A VIEW FROM THE OUTSIDE:
As a lead-in to the start of the 2021 season, the sharp crew at FanGraphs is doing positional Power Rankings. In evaluating each team’s stock at catcher, analyst Jay Jaffe put the Cardinals at No. 21.
“Yadier Molina may or may not be a future Hall of Famer, but at 38 years old, he’s clearly in decline on both sides of the ball. Last year’s .262/.303/.359 line represented his lowest OBP since 2006, while his SLG and 82 wRC+ were his lowest since 2015, and his 84.7 mph average exit velo his lowest of the Statcast era. His framing has gone downhill, though it’s still a couple runs above average annually; he works well getting the inside and outside strikes, less so when working up and down.
“Andrew Knizner, a 26-year-old former seventh-round pick, is a latecomer to catching and rates as a poor receiver in terms of both scouting grades (30 present, 35 future) and framing stats (-4.5 runs in 156 major league innings). The Cardinals can hope that Molina’s experience rubs off on him, because he profiles as an above-average hitter for the position, even if he has yet to get there in his brief career.”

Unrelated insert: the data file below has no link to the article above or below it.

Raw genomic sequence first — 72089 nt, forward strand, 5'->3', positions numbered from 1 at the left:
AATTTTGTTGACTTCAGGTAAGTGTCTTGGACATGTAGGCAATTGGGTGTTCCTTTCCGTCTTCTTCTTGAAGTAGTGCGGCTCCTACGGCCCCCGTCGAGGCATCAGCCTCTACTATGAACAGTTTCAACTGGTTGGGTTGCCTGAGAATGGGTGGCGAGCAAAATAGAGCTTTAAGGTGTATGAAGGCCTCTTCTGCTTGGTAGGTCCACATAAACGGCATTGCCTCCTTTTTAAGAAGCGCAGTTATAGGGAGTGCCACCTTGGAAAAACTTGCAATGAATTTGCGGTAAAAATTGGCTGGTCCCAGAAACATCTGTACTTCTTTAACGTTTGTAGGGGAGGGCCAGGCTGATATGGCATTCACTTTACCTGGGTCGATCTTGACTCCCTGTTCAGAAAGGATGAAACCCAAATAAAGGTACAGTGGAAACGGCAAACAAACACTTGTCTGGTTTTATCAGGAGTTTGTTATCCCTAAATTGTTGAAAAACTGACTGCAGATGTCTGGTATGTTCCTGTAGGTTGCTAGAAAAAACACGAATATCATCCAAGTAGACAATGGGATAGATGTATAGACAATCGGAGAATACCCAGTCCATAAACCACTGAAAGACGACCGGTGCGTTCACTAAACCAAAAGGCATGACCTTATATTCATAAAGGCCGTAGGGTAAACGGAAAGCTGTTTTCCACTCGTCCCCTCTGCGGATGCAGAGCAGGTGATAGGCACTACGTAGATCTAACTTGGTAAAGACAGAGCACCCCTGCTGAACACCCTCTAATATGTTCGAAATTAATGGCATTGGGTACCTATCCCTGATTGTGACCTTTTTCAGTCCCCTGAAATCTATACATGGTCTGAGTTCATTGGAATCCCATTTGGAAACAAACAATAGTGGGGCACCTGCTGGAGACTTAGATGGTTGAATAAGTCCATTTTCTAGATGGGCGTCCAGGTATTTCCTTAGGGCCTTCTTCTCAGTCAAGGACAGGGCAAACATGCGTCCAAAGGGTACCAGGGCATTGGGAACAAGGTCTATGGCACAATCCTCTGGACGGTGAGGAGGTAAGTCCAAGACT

Analysts at FanGraphs have covered three other positions so far: first base, second base, and third base. Surprisingly the Cardinals are rated 7th at 3B (wait, what?), 17th at 2B, and 9th at 1B. Interestingly Luke Voit and the Yankees are ranked No. 7 at first base.
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For the last 35 years Bernie Miklasz has entertained, enlightened, and connected with generations of St. Louis sports fans.
While best known for his voice as the lead sports columnist at the Post-Dispatch for 26 years, Bernie has also written for The Athletic, Dallas Morning News and Baltimore News American. Bernie has hosted radio shows in St. Louis, Dallas, Baltimore and Washington D.C.
Bernie, his wife Kirsten and their cats reside in the Skinker-DeBaliviere neighborhood of St. Louis.